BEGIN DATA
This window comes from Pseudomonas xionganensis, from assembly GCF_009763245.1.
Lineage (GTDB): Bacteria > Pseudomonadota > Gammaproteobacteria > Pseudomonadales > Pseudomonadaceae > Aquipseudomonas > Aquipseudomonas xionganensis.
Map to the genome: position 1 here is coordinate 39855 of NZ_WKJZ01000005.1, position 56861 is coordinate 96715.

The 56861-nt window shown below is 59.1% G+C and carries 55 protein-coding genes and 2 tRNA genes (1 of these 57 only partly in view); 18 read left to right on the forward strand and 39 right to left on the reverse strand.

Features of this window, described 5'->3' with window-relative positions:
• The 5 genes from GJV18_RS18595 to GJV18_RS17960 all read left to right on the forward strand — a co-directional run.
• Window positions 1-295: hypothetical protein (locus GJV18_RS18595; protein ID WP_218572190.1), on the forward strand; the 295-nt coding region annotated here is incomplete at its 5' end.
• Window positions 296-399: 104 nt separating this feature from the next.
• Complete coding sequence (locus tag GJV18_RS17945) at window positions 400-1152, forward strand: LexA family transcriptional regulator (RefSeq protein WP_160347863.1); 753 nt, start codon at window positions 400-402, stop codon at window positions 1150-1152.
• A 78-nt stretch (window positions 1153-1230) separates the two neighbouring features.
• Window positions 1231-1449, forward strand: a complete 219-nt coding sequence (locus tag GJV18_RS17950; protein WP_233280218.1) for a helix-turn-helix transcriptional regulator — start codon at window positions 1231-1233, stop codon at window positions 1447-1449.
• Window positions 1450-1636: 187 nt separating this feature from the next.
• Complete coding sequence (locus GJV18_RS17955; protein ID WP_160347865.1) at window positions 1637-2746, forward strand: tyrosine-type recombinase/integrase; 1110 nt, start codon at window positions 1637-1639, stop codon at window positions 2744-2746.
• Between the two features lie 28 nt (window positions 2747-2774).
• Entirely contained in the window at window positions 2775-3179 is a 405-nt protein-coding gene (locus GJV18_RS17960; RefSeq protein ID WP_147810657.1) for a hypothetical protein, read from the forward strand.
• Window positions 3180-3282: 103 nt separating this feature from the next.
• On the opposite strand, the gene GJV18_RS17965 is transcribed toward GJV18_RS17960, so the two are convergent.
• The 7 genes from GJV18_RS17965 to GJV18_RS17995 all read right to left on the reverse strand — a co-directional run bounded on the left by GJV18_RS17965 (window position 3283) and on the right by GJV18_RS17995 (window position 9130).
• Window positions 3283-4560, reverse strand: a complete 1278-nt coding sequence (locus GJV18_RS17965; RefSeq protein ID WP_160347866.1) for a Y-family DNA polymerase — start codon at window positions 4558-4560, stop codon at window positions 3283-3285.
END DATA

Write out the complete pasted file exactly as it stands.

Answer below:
This window comes from Pseudomonas xionganensis, from assembly GCF_009763245.1.
Lineage (GTDB): Bacteria > Pseudomonadota > Gammaproteobacteria > Pseudomonadales > Pseudomonadaceae > Aquipseudomonas > Aquipseudomonas xionganensis.
Map to the genome: position 1 here is coordinate 39855 of NZ_WKJZ01000005.1, position 56861 is coordinate 96715.

The 56861-nt window shown below is 59.1% G+C and carries 55 protein-coding genes and 2 tRNA genes (1 of these 57 only partly in view); 18 read left to right on the forward strand and 39 right to left on the reverse strand.

Features of this window, described 5'->3' with window-relative positions:
• The 5 genes from GJV18_RS18595 to GJV18_RS17960 all read left to right on the forward strand — a co-directional run.
• Window positions 1-295: hypothetical protein (locus GJV18_RS18595; protein ID WP_218572190.1), on the forward strand; the 295-nt coding region annotated here is incomplete at its 5' end.
• Window positions 296-399: 104 nt separating this feature from the next.
• Complete coding sequence (locus tag GJV18_RS17945) at window positions 400-1152, forward strand: LexA family transcriptional regulator (RefSeq protein WP_160347863.1); 753 nt, start codon at window positions 400-402, stop codon at window positions 1150-1152.
• A 78-nt stretch (window positions 1153-1230) separates the two neighbouring features.
• Window positions 1231-1449, forward strand: a complete 219-nt coding sequence (locus tag GJV18_RS17950; protein WP_233280218.1) for a helix-turn-helix transcriptional regulator — start codon at window positions 1231-1233, stop codon at window positions 1447-1449.
• Window positions 1450-1636: 187 nt separating this feature from the next.
• Complete coding sequence (locus GJV18_RS17955; protein ID WP_160347865.1) at window positions 1637-2746, forward strand: tyrosine-type recombinase/integrase; 1110 nt, start codon at window positions 1637-1639, stop codon at window positions 2744-2746.
• Between the two features lie 28 nt (window positions 2747-2774).
• Entirely contained in the window at window positions 2775-3179 is a 405-nt protein-coding gene (locus GJV18_RS17960; RefSeq protein ID WP_147810657.1) for a hypothetical protein, read from the forward strand.
• Window positions 3180-3282: 103 nt separating this feature from the next.
• On the opposite strand, the gene GJV18_RS17965 is transcribed toward GJV18_RS17960, so the two are convergent.
• The 7 genes from GJV18_RS17965 to GJV18_RS17995 all read right to left on the reverse strand — a co-directional run bounded on the left by GJV18_RS17965 (window position 3283) and on the right by GJV18_RS17995 (window position 9130).
• Window positions 3283-4560, reverse strand: a complete 1278-nt coding sequence (locus GJV18_RS17965; RefSeq protein ID WP_160347866.1) for a Y-family DNA polymerase — start codon at window positions 4558-4560, stop codon at window positions 3283-3285.